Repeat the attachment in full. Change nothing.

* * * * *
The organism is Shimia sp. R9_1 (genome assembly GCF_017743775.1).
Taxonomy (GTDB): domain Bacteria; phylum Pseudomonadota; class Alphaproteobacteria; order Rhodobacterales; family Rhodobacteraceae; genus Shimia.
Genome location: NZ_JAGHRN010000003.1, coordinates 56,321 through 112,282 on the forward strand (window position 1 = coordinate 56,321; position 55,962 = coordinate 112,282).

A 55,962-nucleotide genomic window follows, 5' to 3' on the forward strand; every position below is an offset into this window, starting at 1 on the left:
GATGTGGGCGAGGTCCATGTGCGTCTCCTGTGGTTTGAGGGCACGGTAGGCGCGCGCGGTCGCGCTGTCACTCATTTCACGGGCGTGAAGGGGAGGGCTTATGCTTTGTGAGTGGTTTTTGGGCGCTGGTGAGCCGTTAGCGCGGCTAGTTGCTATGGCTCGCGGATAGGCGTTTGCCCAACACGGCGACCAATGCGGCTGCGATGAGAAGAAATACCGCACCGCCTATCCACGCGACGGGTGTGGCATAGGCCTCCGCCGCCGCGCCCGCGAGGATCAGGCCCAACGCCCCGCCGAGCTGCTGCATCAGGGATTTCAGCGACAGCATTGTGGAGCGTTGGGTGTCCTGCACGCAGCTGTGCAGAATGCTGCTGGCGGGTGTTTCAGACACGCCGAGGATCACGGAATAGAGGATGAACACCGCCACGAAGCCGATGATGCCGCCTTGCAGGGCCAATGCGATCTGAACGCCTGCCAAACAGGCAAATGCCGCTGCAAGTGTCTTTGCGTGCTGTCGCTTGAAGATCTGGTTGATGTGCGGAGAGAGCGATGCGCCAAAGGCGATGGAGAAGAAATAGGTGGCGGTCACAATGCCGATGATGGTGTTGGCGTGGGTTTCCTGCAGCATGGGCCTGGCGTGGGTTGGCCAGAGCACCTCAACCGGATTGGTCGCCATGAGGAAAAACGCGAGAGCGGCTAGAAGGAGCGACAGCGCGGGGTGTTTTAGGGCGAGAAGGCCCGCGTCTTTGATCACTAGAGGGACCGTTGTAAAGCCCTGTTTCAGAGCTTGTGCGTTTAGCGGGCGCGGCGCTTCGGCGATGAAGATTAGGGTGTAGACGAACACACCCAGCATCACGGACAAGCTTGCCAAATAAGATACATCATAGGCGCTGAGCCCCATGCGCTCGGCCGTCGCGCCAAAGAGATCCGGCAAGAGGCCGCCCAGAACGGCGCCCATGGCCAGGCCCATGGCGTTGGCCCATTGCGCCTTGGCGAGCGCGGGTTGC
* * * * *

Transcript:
The organism is Shimia sp. R9_1 (genome assembly GCF_017743775.1).
Taxonomy (GTDB): domain Bacteria; phylum Pseudomonadota; class Alphaproteobacteria; order Rhodobacterales; family Rhodobacteraceae; genus Shimia.
Genome location: NZ_JAGHRN010000003.1, coordinates 56,321 through 112,282 on the forward strand (window position 1 = coordinate 56,321; position 55,962 = coordinate 112,282).

A 55,962-nucleotide genomic window follows, 5' to 3' on the forward strand; every position below is an offset into this window, starting at 1 on the left:
GATGTGGGCGAGGTCCATGTGCGTCTCCTGTGGTTTGAGGGCACGGTAGGCGCGCGCGGTCGCGCTGTCACTCATTTCACGGGCGTGAAGGGGAGGGCTTATGCTTTGTGAGTGGTTTTTGGGCGCTGGTGAGCCGTTAGCGCGGCTAGTTGCTATGGCTCGCGGATAGGCGTTTGCCCAACACGGCGACCAATGCGGCTGCGATGAGAAGAAATACCGCACCGCCTATCCACGCGACGGGTGTGGCATAGGCCTCCGCCGCCGCGCCCGCGAGGATCAGGCCCAACGCCCCGCCGAGCTGCTGCATCAGGGATTTCAGCGACAGCATTGTGGAGCGTTGGGTGTCCTGCACGCAGCTGTGCAGAATGCTGCTGGCGGGTGTTTCAGACACGCCGAGGATCACGGAATAGAGGATGAACACCGCCACGAAGCCGATGATGCCGCCTTGCAGGGCCAATGCGATCTGAACGCCTGCCAAACAGGCAAATGCCGCTGCAAGTGTCTTTGCGTGCTGTCGCTTGAAGATCTGGTTGATGTGCGGAGAGAGCGATGCGCCAAAGGCGATGGAGAAGAAATAGGTGGCGGTCACAATGCCGATGATGGTGTTGGCGTGGGTTTCCTGCAGCATGGGCCTGGCGTGGGTTGGCCAGAGCACCTCAACCGGATTGGTCGCCATGAGGAAAAACGCGAGAGCGGCTAGAAGGAGCGACAGCGCGGGGTGTTTTAGGGCGAGAAGGCCCGCGTCTTTGATCACTAGAGGGACCGTTGTAAAGCCCTGTTTCAGAGCTTGTGCGTTTAGCGGGCGCGGCGCTTCGGCGATGAAGATTAGGGTGTAGACGAACACACCCAGCATCACGGACAAGCTTGCCAAATAAGATACATCATAGGCGCTGAGCCCCATGCGCTCGGCCGTCGCGCCAAAGAGATCCGGCAAGAGGCCGCCCAGAACGGCGCCCATGGCCAGGCCCATGGCGTTGGCCCATTGCGCCTTGGCGAGCGCGGGTTGC